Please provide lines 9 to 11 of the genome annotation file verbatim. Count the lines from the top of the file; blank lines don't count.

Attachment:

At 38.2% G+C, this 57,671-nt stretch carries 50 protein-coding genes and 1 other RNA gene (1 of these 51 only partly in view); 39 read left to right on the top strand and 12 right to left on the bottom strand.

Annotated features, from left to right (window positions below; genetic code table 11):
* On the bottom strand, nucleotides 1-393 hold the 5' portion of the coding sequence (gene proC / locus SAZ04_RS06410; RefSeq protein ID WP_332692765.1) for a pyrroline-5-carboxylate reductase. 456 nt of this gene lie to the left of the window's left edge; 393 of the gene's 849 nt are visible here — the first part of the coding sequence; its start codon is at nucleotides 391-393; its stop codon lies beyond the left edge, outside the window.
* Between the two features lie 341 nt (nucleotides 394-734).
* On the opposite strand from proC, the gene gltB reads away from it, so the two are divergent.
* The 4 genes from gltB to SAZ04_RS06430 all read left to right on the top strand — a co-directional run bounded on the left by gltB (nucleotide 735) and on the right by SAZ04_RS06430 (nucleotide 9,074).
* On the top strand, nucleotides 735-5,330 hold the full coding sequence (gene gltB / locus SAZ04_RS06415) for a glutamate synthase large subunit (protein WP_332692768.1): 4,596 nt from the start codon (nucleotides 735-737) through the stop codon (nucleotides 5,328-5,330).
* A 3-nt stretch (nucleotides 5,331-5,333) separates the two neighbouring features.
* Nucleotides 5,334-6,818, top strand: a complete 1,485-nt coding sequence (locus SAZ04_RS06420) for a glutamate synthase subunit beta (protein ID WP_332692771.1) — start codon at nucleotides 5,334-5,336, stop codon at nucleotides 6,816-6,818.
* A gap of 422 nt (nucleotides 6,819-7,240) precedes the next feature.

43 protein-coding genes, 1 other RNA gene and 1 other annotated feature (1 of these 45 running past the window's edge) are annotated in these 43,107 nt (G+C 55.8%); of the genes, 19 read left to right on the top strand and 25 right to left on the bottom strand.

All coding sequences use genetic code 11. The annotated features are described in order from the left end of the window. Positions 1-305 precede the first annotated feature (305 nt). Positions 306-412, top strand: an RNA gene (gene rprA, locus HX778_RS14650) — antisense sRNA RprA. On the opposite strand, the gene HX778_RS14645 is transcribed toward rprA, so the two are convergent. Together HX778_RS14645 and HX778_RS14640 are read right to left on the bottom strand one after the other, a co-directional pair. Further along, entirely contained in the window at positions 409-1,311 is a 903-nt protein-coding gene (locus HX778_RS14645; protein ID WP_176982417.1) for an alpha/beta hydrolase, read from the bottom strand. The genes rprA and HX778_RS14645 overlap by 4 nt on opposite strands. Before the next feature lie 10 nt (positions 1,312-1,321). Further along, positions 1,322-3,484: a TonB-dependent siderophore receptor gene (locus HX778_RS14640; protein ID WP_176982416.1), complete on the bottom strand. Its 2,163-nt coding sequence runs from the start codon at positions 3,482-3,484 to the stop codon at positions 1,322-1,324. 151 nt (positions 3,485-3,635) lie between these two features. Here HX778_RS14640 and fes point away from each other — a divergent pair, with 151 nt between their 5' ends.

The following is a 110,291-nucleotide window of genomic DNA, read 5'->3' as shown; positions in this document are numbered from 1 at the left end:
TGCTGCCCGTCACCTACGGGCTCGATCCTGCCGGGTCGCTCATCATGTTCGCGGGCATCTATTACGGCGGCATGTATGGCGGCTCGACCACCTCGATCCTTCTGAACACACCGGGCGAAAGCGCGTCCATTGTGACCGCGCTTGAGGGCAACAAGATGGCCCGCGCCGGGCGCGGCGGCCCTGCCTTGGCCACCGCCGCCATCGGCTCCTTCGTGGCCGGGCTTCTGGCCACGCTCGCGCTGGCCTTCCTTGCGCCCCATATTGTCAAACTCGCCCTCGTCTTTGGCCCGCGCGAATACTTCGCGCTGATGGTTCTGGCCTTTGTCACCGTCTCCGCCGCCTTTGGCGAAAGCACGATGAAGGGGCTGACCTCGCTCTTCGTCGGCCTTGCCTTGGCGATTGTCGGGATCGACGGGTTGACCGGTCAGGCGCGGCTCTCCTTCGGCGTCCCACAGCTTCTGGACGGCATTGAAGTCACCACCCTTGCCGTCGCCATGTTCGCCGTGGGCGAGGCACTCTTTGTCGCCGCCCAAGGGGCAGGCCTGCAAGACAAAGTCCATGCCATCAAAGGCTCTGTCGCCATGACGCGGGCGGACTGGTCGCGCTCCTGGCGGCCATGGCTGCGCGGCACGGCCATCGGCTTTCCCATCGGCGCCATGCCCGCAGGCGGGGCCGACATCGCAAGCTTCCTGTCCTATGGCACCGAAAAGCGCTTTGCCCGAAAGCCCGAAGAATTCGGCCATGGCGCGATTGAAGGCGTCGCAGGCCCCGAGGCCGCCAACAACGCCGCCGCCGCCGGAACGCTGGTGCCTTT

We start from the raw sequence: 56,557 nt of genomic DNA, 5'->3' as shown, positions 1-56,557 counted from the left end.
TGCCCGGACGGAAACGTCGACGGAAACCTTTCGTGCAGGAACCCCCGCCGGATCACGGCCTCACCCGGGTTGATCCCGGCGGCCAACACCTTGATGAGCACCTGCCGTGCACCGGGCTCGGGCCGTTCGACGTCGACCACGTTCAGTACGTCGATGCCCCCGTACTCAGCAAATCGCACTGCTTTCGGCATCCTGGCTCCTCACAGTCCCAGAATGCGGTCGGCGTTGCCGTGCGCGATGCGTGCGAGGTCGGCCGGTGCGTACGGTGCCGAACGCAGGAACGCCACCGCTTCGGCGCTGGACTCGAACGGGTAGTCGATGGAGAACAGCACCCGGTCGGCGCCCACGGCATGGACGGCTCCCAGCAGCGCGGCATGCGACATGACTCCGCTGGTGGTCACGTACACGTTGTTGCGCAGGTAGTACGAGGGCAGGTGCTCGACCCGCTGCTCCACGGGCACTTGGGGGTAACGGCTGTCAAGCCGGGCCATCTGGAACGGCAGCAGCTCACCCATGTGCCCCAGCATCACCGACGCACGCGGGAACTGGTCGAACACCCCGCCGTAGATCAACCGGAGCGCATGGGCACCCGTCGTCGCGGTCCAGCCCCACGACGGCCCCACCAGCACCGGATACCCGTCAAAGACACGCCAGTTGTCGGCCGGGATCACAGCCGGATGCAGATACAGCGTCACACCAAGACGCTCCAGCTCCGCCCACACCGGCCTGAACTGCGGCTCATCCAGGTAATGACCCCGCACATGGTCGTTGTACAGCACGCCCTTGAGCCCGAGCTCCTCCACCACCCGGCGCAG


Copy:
* Nucleotides 5,334-6,818, top strand: a complete 1,485-nt coding sequence (locus SAZ04_RS06420) for a glutamate synthase subunit beta (protein ID WP_332692771.1) — start codon at nucleotides 5,334-5,336, stop codon at nucleotides 6,816-6,818.
* A gap of 422 nt (nucleotides 6,819-7,240) precedes the next feature.

43 protein-coding genes, 1 other RNA gene and 1 other annotated feature (1 of these 45 running past the window's edge) are annotated in these 43,107 nt (G+C 55.8%); of the genes, 19 read left to right on the top strand and 25 right to left on the bottom strand.